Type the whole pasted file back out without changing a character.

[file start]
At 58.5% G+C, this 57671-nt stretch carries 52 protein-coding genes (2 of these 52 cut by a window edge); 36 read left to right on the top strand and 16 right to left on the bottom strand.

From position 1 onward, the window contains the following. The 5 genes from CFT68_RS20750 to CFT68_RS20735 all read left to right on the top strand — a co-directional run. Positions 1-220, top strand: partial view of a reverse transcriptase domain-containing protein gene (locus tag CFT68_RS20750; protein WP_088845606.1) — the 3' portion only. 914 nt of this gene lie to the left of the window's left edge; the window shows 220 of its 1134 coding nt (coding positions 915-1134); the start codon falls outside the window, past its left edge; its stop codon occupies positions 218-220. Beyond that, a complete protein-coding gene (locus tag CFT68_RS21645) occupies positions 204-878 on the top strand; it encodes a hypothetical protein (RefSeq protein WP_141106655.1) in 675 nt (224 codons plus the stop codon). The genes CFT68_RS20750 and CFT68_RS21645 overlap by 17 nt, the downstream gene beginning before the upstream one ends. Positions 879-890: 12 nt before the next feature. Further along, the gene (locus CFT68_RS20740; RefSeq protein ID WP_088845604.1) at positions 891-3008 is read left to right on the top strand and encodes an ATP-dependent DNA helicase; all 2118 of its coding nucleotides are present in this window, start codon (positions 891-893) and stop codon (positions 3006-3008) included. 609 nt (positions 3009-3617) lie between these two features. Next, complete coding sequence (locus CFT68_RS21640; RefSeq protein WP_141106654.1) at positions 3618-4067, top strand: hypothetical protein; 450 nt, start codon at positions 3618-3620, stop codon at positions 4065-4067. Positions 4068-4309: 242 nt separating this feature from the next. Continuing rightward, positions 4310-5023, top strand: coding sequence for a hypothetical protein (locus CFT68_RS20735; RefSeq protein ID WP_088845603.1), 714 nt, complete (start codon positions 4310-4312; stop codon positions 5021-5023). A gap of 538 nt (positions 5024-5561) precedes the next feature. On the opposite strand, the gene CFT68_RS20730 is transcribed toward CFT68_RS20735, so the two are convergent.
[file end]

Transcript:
At 58.5% G+C, this 57671-nt stretch carries 52 protein-coding genes (2 of these 52 cut by a window edge); 36 read left to right on the top strand and 16 right to left on the bottom strand.

From position 1 onward, the window contains the following. The 5 genes from CFT68_RS20750 to CFT68_RS20735 all read left to right on the top strand — a co-directional run. Positions 1-220, top strand: partial view of a reverse transcriptase domain-containing protein gene (locus tag CFT68_RS20750; protein WP_088845606.1) — the 3' portion only. 914 nt of this gene lie to the left of the window's left edge; the window shows 220 of its 1134 coding nt (coding positions 915-1134); the start codon falls outside the window, past its left edge; its stop codon occupies positions 218-220. Beyond that, a complete protein-coding gene (locus tag CFT68_RS21645) occupies positions 204-878 on the top strand; it encodes a hypothetical protein (RefSeq protein WP_141106655.1) in 675 nt (224 codons plus the stop codon). The genes CFT68_RS20750 and CFT68_RS21645 overlap by 17 nt, the downstream gene beginning before the upstream one ends. Positions 879-890: 12 nt before the next feature. Further along, the gene (locus CFT68_RS20740; RefSeq protein ID WP_088845604.1) at positions 891-3008 is read left to right on the top strand and encodes an ATP-dependent DNA helicase; all 2118 of its coding nucleotides are present in this window, start codon (positions 891-893) and stop codon (positions 3006-3008) included. 609 nt (positions 3009-3617) lie between these two features. Next, complete coding sequence (locus CFT68_RS21640; RefSeq protein WP_141106654.1) at positions 3618-4067, top strand: hypothetical protein; 450 nt, start codon at positions 3618-3620, stop codon at positions 4065-4067. Positions 4068-4309: 242 nt separating this feature from the next. Continuing rightward, positions 4310-5023, top strand: coding sequence for a hypothetical protein (locus CFT68_RS20735; RefSeq protein ID WP_088845603.1), 714 nt, complete (start codon positions 4310-4312; stop codon positions 5021-5023). A gap of 538 nt (positions 5024-5561) precedes the next feature. On the opposite strand, the gene CFT68_RS20730 is transcribed toward CFT68_RS20735, so the two are convergent.